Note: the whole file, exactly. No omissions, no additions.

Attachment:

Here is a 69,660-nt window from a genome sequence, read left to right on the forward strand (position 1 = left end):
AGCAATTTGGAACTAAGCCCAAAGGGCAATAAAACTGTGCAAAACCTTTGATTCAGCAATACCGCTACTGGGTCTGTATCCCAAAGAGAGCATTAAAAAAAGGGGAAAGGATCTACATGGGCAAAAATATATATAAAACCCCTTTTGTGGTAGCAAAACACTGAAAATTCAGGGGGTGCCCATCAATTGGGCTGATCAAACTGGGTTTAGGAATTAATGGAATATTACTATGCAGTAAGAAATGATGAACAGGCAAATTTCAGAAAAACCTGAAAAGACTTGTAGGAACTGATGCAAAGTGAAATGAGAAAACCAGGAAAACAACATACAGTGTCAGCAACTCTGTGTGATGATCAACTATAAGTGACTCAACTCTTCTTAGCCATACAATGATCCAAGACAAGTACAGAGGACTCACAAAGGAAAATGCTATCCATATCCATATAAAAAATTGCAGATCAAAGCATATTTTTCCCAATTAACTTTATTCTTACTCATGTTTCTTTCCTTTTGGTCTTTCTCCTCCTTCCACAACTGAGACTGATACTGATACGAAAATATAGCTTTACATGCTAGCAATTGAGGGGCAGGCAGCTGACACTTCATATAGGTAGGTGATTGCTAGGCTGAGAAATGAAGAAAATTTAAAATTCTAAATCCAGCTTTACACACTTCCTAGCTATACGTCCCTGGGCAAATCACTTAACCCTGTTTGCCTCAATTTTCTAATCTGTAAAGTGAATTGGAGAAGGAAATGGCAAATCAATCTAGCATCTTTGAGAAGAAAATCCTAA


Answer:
Here is a 69,660-nt window from a genome sequence, read left to right on the forward strand (position 1 = left end):
AGCAATTTGGAACTAAGCCCAAAGGGCAATAAAACTGTGCAAAACCTTTGATTCAGCAATACCGCTACTGGGTCTGTATCCCAAAGAGAGCATTAAAAAAAGGGGAAAGGATCTACATGGGCAAAAATATATATAAAACCCCTTTTGTGGTAGCAAAACACTGAAAATTCAGGGGGTGCCCATCAATTGGGCTGATCAAACTGGGTTTAGGAATTAATGGAATATTACTATGCAGTAAGAAATGATGAACAGGCAAATTTCAGAAAAACCTGAAAAGACTTGTAGGAACTGATGCAAAGTGAAATGAGAAAACCAGGAAAACAACATACAGTGTCAGCAACTCTGTGTGATGATCAACTATAAGTGACTCAACTCTTCTTAGCCATACAATGATCCAAGACAAGTACAGAGGACTCACAAAGGAAAATGCTATCCATATCCATATAAAAAATTGCAGATCAAAGCATATTTTTCCCAATTAACTTTATTCTTACTCATGTTTCTTTCCTTTTGGTCTTTCTCCTCCTTCCACAACTGAGACTGATACTGATACGAAAATATAGCTTTACATGCTAGCAATTGAGGGGCAGGCAGCTGACACTTCATATAGGTAGGTGATTGCTAGGCTGAGAAATGAAGAAAATTTAAAATTCTAAATCCAGCTTTACACACTTCCTAGCTATACGTCCCTGGGCAAATCACTTAACCCTGTTTGCCTCAATTTTCTAATCTGTAAAGTGAATTGGAGAAGGAAATGGCAAATCAATCTAGCATCTTTGAGAAGAAAATCCTAA